Echoing Ja’e, Another herder who identified himself as Shehu Daza, said the root cause of the crises was the injustice being meted out to Fulani herdsmen. “I’m not exonerating herders from blame, but, have relevant authorities ever sat down for once to look in to our problems? Then why all these noise and calls from different selfish individuals, that we should be declared as terrorists?”

But an elder at the Tabanni Fulani settlement, simply called Alhaji Bello, said all stakeholders must come together for a lasting solution.

In Kaduna, hate is in the air, according to Ahmed Yandeh, the Sarkin Fulani of Sabon Gari Bypass and Caretaker Committee Chairman of the Mobgal Fulbe Development Association of Nigeria (MFDAN). He told Daily Trust that tagging Fulani herdsmen as killers, is a design to ‘give a dog a bad name in order to hang it’. He wondered why even though any tribe that rears animals are herders, the Fulani are tagged as herdsmen with negative connotations. “The Fulani man is a rearer, a farmer and knowledge-seeker. Nigeria has 60 million cows today. Who produces them, if not the Fulani man?”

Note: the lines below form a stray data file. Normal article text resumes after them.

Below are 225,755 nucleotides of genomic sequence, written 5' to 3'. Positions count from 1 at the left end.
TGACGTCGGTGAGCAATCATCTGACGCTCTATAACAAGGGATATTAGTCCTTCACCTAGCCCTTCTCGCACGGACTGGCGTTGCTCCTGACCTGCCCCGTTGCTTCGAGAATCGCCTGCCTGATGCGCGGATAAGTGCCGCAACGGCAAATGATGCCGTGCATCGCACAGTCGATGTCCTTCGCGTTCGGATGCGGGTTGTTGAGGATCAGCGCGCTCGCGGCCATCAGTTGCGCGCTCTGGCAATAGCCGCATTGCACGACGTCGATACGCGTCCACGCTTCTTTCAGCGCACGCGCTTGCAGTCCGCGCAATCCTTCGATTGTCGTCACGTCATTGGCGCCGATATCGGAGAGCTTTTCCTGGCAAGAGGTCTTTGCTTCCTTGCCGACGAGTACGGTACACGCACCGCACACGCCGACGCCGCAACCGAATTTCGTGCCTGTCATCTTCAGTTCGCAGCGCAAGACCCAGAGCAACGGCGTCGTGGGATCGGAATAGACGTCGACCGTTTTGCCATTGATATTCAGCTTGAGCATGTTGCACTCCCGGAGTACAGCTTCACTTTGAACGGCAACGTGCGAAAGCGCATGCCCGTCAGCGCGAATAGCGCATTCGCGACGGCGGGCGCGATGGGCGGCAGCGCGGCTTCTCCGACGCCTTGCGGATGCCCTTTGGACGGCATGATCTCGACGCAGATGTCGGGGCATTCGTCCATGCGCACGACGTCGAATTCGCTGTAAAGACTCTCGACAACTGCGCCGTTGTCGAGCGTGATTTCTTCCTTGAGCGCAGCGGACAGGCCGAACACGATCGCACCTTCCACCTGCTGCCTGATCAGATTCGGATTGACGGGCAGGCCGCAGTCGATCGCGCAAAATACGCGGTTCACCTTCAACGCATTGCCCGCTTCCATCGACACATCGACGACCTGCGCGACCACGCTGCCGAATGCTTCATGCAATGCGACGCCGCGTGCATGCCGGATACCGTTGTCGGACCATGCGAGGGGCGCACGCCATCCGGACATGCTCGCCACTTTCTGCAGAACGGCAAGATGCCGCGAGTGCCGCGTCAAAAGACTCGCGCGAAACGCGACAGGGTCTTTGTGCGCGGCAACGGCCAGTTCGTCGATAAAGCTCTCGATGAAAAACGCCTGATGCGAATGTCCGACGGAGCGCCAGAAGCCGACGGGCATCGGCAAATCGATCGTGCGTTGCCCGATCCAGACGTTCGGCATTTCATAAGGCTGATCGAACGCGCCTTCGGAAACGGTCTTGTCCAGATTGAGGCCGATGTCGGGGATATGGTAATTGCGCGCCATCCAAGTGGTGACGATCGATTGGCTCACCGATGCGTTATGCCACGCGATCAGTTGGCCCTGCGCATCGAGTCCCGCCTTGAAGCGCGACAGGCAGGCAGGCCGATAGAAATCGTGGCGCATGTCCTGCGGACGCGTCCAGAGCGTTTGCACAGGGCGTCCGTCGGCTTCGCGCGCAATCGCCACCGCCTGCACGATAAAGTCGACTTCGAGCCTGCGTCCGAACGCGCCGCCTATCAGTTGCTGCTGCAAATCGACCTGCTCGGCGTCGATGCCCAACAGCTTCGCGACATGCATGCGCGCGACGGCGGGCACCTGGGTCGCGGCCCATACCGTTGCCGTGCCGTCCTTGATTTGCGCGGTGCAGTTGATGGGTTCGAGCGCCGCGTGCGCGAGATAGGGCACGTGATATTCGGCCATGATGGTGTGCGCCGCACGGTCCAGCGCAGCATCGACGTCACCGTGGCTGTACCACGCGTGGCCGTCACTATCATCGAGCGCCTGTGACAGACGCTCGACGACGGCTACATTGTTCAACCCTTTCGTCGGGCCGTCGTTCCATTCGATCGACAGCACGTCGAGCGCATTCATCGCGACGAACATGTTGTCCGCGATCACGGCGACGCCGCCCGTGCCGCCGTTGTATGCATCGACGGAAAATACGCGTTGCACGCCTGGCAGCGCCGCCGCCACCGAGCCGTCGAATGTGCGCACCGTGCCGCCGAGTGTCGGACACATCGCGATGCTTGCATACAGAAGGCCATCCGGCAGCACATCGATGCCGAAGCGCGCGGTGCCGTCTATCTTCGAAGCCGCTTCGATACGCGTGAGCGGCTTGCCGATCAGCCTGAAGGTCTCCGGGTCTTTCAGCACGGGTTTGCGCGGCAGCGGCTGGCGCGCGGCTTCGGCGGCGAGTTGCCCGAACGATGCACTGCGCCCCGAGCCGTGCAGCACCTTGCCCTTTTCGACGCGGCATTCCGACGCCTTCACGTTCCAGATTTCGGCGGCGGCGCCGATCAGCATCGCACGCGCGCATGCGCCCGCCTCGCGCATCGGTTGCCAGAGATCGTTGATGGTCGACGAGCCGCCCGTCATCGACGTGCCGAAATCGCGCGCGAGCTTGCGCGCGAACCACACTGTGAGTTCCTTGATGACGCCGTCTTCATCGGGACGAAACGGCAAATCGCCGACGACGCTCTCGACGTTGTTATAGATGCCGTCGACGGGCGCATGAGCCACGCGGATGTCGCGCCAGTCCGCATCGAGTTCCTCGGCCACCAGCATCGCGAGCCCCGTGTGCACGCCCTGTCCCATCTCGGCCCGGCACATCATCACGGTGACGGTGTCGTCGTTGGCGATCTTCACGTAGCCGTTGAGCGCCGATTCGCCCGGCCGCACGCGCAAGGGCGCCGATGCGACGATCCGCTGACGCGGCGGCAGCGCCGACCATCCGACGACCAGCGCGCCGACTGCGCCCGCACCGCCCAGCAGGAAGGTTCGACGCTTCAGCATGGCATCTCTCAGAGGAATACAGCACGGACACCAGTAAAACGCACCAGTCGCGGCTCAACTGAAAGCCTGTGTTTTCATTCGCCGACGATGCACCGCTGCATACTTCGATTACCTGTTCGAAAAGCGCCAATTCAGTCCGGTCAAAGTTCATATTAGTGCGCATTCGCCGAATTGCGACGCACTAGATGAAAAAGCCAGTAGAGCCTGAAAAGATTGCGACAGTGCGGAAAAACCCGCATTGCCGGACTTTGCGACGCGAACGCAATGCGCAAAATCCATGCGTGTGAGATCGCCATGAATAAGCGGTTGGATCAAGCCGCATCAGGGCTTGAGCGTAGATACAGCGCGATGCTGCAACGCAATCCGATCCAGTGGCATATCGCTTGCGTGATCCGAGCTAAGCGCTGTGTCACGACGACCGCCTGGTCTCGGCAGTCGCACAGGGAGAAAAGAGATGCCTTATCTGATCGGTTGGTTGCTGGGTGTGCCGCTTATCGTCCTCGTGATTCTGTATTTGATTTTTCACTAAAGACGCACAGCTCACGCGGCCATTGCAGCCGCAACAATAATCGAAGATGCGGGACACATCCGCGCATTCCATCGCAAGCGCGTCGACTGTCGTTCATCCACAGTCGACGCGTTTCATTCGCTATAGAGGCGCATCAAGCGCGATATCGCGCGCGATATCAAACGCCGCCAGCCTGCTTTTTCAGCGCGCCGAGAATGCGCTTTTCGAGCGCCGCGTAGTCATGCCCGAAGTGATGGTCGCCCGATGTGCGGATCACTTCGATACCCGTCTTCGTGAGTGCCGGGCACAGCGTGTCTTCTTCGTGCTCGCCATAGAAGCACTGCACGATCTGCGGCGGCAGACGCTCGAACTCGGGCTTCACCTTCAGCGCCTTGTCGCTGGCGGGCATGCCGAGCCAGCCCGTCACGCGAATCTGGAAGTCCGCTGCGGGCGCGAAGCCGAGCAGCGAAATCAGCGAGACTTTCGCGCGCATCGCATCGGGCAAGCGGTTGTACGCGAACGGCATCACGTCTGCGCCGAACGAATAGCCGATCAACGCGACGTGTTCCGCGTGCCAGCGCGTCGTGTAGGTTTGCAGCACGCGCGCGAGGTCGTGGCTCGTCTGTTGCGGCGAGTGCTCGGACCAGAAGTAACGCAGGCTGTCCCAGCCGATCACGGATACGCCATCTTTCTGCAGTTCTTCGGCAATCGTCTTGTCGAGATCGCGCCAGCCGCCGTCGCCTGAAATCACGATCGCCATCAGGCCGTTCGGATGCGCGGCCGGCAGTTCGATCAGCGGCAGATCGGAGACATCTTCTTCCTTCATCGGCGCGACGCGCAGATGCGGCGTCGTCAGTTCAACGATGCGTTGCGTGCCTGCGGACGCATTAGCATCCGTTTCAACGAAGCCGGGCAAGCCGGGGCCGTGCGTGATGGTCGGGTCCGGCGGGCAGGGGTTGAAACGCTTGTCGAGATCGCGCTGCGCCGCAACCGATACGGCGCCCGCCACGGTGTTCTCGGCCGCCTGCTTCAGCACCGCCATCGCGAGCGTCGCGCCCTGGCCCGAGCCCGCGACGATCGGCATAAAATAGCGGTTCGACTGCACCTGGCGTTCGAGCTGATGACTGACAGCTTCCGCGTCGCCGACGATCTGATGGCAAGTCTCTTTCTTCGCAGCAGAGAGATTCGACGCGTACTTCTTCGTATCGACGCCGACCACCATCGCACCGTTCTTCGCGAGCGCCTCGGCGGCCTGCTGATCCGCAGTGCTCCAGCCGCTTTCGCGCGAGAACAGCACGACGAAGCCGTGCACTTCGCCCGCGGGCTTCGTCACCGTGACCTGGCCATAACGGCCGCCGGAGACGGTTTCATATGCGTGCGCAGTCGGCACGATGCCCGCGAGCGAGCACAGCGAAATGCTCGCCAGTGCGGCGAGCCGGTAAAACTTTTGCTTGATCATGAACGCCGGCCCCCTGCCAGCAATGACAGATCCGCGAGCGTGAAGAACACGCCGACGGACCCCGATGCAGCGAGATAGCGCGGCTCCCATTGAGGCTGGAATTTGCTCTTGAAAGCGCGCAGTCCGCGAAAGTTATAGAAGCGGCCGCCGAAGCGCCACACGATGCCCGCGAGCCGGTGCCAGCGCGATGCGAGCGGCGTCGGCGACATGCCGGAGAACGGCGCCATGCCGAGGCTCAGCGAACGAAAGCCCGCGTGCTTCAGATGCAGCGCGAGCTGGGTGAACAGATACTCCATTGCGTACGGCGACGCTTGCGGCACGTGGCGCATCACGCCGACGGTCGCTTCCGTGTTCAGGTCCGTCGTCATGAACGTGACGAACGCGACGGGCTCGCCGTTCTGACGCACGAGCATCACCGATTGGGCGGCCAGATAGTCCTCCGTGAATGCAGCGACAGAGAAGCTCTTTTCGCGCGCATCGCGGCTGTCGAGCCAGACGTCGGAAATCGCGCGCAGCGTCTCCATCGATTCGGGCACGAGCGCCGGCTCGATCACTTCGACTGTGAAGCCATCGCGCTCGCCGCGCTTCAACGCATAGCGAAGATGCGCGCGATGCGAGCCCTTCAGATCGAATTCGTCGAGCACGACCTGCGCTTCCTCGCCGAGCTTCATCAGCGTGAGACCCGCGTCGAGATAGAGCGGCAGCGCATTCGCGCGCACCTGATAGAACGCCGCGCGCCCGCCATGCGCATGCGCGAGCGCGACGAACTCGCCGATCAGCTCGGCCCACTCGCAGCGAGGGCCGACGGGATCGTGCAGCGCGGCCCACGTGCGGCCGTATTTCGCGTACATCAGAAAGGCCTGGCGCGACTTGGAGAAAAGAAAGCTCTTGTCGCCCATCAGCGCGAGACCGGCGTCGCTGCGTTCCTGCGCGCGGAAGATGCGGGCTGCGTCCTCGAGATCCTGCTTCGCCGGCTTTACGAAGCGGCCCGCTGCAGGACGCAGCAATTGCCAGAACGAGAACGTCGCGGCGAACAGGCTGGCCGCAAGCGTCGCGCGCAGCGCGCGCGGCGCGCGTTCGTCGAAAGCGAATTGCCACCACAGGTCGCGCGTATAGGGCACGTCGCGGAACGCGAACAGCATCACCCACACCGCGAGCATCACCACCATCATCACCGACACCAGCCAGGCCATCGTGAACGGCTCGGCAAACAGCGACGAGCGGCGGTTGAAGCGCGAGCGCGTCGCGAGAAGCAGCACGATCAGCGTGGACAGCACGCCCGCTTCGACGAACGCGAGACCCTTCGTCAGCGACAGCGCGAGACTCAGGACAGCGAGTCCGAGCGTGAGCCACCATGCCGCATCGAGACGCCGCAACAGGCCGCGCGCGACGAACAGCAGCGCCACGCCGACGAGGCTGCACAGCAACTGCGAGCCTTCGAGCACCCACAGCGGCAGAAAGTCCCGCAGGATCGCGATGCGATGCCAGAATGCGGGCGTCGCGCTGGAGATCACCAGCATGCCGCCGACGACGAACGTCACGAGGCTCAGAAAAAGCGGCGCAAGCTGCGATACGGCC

Abdullahi Ibrahim, a native Fulani from Matsirga, Zangon Kataf Local Government Area of Kaduna State who was also a victim of 2011post-election violence faulted the call by some that the government should declare Fulani herdsmen or members of the Miyetti Allah as terrorists.

Abdullahi said that history has recorded Fulanis as victims of several attacks, with no-one rising in their defense.

In Yola, Adamawa State, watching his cows grazing on a post-harvest farmland on the outskirt of Yola, Abdullahi Alhaji dismissed the calls on nomadic Fulanis to ranch their cows as a show of hatred by ethnic bigots. He said he believes the relationship between herdsmen and many farming communities across the country deteriorated when criminals in those communities encouraged their youths to attack herders and steal their cows.